I was just a young girl when I began working on my family tree and struck up a correspondence with my 89-year-old great grandmother. We were pen pals right up until she died about a year later. Wish I could say I still had her letters, but they got lost in a move. Though I never actually met her, I felt very close to her. She was quite a woman.
Born in Virginia and at 34 living in North Carolina, she and my great grandfather and their seven children headed to Oklahoma in a covered wagon. Two children died, and another was born, on the long, slow journey. When they reached their destination, my great grandfather felled trees and built a log cabin with a dirt floor. And my great grandmother, a strong pioneer woman, was in a constant whirl of working and cooking (and having more children).
Her grandchildren fondly recall her fine cooking--hot bread, fresh from the oven of her wood stove, with butter she had churned herself, vegetables from her garden, fruit from her trees, biscuits and gravy, fried chicken and gravy, mashed potatoes and gravy, pork chops and, you guessed it, gravy. She was frequently heard to say, "I've made enough gravy to float a battleship down the Mississippi."
Her daughter, my grandmother, was also a great cream gravy-maker and I enjoyed her gravy often throughout my childhood. I make several different gravies, but I can never make cream gravy without thinking of these two women. I don't like to waste food (Grandma would be so proud!), so sometimes, even after eating a big dinner, if there's just a little bit of cream gravy left over, I'll have it on a piece of bread. I've always called it "gravy bread." Hmm ... wonder if anyone else out there enjoys gravy bread.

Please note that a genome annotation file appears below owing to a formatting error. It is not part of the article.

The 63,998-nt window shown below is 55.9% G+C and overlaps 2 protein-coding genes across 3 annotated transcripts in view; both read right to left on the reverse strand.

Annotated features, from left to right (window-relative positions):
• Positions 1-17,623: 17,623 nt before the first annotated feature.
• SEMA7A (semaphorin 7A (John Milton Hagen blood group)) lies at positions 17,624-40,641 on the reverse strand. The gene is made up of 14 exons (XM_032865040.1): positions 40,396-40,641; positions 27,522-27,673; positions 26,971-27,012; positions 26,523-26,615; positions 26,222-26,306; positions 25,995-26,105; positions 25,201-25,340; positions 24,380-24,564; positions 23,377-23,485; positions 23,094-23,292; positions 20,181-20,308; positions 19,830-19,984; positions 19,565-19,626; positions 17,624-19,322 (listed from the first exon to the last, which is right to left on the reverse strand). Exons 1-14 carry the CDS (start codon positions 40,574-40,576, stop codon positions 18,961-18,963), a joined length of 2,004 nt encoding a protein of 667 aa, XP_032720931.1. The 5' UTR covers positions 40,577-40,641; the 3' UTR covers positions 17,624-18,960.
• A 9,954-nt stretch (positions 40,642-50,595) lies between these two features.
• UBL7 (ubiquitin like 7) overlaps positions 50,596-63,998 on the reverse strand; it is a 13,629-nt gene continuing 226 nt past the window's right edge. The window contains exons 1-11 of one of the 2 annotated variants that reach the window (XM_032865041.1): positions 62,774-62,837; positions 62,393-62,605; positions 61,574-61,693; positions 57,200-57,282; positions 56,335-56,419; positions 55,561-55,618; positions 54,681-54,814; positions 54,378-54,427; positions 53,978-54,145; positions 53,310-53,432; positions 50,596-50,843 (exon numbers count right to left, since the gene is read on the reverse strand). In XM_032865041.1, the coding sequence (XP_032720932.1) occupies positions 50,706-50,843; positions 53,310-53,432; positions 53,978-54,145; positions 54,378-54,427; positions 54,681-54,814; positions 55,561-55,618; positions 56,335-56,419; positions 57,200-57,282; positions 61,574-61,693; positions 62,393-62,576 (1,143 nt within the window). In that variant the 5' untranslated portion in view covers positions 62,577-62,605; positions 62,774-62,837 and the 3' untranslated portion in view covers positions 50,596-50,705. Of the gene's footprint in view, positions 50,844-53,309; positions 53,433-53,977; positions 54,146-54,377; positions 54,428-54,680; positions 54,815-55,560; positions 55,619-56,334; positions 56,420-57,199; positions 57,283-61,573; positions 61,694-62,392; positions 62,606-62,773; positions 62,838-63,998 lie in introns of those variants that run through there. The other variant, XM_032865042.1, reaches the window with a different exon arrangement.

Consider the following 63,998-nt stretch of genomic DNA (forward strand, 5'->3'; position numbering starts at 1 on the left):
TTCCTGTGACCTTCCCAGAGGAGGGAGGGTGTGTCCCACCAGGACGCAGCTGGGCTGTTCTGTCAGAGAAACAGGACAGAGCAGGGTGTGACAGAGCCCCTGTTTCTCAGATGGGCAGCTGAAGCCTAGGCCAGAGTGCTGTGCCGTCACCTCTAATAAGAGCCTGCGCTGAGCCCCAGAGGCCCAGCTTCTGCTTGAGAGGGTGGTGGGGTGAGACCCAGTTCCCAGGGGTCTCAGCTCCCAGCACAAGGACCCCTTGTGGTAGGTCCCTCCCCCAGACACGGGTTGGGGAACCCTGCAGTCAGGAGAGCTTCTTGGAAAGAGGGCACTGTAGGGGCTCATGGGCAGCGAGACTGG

(Updated 06/11/15: Just posted Biscuits and Gravy.)
(Makes about 1 1/2 cups)
2 tablespoons pan drippings or bacon grease
2 tablespoons unbleached all-purpose flour
1 cup milk
1/2 cup chicken broth or milk
1/4 teaspoon salt
3/8 teaspoon coarsely ground black pepper
In skillet, whisk together the fat (I know, I know, "bacon grease" sounds just awful; but it tastes so good!) and flour and cook, continuously stirring, for a minute or two until bubbly. Whisk in milk and broth. Turn heat to low and continue stirring until mixture is thickened, a couple more minutes. Stir in salt and pepper. If you like thicker gravy, cook a little longer. If you like thinner gravy, add milk or broth a tablespoon at a time until it's just the way you like it.